One does not have to be gullible to fall into this trap. Many customers know the trick. But they still go and spend and believe they saved as though they made an earning. I am no easy victim but I do falter, too, once in a while. The word saving is a powerful psychological bait that graces eager merchants.
Products go on sale when the merchant has an inventory of articles out of fashion or duds that failed to sell. If you didn't mind being a year or two behind in fashion, you are lucky. You might even happen to like a product from last year than the more recent version, as I often do; then, you can easily protect yourself from overspending by paying less.
You don't necessarily save money by spending on items on sale. It is more plausible that you save when you put your money in saving. This exercise, however, is also suspect. What we do when we put money in the bank is setting up priorities. We refrain from spending on one thing in order to spend it on another at a later date. We save in order to spend later -- for a car, a house, a vacation, or whatever. In the meantime, in exchange for protecting the money from theft or loss, we allow the bank to make a profit on it by lending to others. Saving benefits bankers.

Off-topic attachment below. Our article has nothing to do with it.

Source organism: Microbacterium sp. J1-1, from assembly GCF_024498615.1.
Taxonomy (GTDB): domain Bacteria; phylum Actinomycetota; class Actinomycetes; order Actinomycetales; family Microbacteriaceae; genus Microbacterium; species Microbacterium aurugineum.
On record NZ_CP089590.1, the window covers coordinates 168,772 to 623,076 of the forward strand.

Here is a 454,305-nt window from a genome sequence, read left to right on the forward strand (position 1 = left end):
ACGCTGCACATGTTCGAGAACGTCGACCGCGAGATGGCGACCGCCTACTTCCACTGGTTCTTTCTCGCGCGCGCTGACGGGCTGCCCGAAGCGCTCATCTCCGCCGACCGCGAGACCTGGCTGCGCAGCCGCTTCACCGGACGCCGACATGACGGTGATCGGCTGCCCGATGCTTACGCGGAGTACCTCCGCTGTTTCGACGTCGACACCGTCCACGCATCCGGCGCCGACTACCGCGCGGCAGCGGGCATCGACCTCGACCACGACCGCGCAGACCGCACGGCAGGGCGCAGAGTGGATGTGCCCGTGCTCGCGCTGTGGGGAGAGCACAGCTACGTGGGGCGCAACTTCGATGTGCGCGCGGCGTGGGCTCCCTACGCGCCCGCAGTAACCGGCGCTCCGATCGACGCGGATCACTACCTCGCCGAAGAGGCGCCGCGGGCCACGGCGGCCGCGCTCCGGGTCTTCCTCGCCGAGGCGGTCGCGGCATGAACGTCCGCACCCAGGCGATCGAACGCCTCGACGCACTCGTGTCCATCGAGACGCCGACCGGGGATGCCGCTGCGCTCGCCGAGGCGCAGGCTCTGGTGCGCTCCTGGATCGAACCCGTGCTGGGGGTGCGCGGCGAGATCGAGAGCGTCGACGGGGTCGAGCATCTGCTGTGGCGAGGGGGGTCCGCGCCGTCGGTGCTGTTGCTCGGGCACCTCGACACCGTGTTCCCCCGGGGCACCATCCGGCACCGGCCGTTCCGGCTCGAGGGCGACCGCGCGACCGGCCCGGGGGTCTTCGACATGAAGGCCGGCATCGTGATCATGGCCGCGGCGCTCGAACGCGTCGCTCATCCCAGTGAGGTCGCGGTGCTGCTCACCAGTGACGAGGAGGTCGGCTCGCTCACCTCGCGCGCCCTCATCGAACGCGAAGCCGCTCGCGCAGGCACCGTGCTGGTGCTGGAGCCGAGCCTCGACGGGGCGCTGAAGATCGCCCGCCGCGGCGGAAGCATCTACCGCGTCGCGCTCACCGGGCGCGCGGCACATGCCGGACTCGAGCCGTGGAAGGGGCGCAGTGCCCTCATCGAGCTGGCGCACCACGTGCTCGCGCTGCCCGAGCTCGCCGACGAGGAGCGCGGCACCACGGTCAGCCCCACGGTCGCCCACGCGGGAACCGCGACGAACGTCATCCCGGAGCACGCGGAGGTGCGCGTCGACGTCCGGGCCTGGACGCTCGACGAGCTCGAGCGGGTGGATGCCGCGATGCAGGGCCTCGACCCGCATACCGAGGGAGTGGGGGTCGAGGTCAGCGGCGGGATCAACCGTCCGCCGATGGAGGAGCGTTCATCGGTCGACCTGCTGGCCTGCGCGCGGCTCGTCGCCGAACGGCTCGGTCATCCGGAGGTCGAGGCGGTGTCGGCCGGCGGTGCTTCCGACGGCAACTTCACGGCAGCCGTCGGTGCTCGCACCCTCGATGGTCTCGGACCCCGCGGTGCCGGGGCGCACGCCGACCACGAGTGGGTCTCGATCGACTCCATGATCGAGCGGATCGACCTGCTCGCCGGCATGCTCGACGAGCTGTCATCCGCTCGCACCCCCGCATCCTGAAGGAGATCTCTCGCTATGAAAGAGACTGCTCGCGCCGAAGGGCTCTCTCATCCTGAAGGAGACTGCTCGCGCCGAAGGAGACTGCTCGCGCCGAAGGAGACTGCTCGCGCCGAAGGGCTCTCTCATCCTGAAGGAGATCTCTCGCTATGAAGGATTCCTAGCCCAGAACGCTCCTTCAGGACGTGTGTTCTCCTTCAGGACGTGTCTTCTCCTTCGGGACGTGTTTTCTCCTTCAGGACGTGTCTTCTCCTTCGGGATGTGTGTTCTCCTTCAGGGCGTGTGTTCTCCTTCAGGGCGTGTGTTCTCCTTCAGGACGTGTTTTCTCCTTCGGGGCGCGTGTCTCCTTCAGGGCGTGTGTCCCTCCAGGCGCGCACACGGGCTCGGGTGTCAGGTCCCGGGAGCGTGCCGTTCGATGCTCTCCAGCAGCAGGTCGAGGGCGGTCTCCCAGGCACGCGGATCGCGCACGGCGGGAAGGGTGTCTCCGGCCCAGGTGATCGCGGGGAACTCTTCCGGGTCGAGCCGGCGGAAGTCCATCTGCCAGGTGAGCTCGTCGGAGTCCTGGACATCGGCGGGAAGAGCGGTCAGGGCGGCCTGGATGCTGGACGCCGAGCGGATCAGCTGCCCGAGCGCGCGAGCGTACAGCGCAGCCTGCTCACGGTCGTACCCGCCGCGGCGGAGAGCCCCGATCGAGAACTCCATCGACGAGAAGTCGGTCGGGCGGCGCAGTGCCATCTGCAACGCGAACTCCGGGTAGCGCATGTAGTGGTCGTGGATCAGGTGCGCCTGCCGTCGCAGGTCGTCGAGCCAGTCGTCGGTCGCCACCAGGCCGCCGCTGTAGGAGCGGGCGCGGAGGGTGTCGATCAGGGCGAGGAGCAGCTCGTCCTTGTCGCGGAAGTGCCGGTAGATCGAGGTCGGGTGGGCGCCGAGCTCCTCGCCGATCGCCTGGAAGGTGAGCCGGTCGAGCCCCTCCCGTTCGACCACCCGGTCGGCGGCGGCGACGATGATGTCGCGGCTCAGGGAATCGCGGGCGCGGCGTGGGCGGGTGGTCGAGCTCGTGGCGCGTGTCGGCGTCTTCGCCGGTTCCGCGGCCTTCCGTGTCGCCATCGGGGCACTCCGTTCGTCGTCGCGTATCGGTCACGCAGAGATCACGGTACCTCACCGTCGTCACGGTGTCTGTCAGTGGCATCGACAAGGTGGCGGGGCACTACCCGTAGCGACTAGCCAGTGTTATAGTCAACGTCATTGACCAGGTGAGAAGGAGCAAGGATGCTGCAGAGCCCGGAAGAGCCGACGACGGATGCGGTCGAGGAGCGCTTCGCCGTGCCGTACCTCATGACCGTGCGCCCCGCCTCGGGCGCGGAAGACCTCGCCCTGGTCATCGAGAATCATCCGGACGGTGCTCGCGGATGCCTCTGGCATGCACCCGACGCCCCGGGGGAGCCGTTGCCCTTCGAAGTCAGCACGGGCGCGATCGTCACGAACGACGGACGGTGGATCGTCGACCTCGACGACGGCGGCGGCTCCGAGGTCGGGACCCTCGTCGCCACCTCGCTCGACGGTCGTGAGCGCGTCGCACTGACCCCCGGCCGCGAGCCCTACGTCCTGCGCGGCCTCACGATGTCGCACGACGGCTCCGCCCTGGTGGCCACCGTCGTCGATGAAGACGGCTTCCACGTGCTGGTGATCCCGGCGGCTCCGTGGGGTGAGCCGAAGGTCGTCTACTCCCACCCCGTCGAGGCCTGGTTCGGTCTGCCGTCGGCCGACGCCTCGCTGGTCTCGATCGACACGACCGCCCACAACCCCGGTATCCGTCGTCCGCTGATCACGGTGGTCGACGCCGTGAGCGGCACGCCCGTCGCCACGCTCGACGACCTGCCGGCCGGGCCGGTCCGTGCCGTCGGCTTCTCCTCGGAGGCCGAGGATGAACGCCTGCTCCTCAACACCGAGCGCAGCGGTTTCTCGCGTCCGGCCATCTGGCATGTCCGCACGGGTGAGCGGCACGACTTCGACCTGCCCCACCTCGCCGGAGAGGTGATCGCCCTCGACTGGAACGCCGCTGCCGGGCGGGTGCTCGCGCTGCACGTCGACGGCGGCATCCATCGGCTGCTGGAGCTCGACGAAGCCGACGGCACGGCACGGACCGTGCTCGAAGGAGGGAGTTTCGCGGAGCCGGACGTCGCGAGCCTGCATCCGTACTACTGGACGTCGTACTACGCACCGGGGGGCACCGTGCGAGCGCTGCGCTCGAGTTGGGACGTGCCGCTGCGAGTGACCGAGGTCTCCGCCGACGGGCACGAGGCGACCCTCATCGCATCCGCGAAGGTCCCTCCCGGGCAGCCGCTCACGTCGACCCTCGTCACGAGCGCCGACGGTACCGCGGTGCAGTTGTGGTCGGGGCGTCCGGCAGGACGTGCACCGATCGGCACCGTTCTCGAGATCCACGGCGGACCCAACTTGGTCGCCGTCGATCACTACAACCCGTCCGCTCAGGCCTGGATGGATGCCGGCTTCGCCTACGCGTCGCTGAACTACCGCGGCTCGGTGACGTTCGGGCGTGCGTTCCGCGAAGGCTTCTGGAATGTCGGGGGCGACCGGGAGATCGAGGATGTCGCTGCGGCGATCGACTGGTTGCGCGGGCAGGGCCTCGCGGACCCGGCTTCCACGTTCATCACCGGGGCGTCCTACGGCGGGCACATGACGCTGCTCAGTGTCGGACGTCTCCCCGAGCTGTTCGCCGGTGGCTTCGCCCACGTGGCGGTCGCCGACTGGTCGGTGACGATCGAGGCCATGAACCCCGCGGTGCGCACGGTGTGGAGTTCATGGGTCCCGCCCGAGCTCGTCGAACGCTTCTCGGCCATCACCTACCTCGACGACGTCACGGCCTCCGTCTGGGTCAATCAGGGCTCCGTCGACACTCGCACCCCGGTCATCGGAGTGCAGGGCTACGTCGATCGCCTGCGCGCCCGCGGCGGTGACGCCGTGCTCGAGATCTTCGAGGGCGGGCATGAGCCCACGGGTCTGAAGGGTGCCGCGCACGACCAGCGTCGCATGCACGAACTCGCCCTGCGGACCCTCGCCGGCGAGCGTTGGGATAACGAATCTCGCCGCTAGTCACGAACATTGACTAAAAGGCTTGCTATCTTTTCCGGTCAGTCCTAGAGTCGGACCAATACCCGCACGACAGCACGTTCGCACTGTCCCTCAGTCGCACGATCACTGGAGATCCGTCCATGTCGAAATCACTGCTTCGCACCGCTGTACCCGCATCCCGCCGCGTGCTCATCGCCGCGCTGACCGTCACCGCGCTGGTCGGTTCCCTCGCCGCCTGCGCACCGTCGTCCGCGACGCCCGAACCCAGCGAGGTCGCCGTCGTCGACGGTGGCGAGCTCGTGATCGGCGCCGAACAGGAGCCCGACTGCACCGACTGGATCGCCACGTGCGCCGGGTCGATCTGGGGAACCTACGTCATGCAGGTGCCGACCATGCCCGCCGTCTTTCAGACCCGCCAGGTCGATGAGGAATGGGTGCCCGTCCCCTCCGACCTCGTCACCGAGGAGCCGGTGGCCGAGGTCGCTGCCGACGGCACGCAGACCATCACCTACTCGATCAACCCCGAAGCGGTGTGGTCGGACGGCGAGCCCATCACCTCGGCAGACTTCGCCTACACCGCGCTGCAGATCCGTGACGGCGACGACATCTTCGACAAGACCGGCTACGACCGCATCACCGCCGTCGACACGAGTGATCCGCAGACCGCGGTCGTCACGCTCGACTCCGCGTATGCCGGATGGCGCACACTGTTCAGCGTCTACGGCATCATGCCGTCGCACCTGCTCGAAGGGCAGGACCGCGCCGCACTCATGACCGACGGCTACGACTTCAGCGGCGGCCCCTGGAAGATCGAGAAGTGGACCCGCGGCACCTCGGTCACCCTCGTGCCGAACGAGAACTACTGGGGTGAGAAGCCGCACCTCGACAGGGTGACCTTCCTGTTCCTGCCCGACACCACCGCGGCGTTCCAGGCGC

So, however you look at it, there is no benefit of earning in saving unless you count the meager interest the bank pays. If you are spending you are not saving and if you are saving you are saving only to spend later. Either way, there is really no saving, only spending. Then, when you are spending, you may be spending justifiably because you are currently in need of the articles you are purchasing, or, alternatively, you may be spending unwisely, unreasonably, or unjustifiably by acquiring what you don't really need right now.